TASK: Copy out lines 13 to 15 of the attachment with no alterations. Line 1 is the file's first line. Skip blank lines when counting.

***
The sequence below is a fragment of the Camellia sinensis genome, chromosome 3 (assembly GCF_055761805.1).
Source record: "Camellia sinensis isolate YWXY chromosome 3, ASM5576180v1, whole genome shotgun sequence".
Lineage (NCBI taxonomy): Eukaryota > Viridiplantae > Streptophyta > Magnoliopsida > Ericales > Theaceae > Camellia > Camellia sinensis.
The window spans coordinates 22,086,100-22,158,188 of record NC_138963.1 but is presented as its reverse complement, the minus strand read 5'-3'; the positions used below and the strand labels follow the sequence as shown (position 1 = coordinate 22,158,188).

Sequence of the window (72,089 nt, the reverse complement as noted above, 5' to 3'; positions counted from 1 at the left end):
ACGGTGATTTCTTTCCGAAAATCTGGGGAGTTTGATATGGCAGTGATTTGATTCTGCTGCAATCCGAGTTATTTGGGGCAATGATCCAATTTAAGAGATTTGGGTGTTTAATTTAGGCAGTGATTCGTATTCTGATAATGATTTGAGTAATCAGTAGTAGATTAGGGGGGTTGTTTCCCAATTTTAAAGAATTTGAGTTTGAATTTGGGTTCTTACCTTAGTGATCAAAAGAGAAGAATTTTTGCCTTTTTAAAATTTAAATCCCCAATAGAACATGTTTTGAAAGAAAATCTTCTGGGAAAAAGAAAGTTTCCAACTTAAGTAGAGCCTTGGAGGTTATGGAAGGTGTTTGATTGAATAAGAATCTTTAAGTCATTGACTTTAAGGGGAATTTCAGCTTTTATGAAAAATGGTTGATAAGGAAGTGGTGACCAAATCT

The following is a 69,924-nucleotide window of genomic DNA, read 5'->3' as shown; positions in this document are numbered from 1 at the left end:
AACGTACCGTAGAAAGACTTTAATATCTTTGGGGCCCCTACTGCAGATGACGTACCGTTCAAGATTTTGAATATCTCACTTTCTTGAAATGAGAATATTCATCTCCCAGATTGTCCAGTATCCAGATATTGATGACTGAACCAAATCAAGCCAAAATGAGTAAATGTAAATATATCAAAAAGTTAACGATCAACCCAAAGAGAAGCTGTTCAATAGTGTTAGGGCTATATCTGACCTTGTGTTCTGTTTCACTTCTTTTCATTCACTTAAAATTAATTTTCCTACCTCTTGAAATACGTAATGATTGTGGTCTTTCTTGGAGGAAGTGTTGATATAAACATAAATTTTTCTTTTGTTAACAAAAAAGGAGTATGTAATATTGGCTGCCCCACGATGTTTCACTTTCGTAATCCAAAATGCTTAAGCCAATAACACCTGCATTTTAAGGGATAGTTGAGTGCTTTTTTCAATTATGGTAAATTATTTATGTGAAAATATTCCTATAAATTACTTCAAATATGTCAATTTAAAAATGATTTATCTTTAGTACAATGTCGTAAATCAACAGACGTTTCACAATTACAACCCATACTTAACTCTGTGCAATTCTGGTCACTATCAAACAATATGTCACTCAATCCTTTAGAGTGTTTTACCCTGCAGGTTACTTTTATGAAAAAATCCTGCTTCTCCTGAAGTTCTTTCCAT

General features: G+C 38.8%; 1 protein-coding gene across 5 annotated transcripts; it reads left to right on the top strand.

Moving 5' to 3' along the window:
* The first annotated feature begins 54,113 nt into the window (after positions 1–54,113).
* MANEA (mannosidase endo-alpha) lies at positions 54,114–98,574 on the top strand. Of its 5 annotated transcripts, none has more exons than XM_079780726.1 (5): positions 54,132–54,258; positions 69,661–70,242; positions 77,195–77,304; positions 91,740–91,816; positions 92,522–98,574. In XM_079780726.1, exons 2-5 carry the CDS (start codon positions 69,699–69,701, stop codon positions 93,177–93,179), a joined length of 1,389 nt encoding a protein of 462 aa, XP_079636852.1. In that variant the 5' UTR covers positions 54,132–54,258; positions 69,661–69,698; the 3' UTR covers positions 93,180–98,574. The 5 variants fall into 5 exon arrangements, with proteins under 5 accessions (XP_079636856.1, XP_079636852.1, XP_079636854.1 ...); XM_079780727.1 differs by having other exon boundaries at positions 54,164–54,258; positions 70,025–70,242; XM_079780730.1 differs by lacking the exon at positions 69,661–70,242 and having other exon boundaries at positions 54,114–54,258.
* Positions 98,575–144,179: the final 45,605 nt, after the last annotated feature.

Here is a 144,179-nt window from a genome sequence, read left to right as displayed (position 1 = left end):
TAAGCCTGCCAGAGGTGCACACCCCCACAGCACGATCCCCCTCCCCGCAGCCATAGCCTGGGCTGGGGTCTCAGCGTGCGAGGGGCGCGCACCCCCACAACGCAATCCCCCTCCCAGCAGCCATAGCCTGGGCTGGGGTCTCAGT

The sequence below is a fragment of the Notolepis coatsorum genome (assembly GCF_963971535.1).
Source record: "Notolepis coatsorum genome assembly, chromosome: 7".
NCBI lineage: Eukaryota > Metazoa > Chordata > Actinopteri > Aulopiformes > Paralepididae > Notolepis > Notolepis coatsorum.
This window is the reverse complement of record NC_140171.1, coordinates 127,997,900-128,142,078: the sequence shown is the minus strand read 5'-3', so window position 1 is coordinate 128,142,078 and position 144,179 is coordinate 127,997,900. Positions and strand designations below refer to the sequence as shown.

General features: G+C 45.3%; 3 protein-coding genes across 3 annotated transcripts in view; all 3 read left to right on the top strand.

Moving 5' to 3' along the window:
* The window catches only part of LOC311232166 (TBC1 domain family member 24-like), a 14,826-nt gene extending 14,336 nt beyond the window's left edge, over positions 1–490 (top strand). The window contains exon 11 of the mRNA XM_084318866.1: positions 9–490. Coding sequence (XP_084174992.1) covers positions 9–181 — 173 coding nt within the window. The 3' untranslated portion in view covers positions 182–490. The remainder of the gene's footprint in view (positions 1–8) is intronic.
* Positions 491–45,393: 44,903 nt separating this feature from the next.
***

* Positions 98,575–144,179: the final 45,605 nt, after the last annotated feature.

Here is a 144,179-nt window from a genome sequence, read left to right as displayed (position 1 = left end):
TAAGCCTGCCAGAGGTGCACACCCCCACAGCACGATCCCCCTCCCCGCAGCCATAGCCTGGGCTGGGGTCTCAGCGTGCGAGGGGCGCGCACCCCCACAACGCAATCCCCCTCCCAGCAGCCATAGCCTGGGCTGGGGTCTCAGT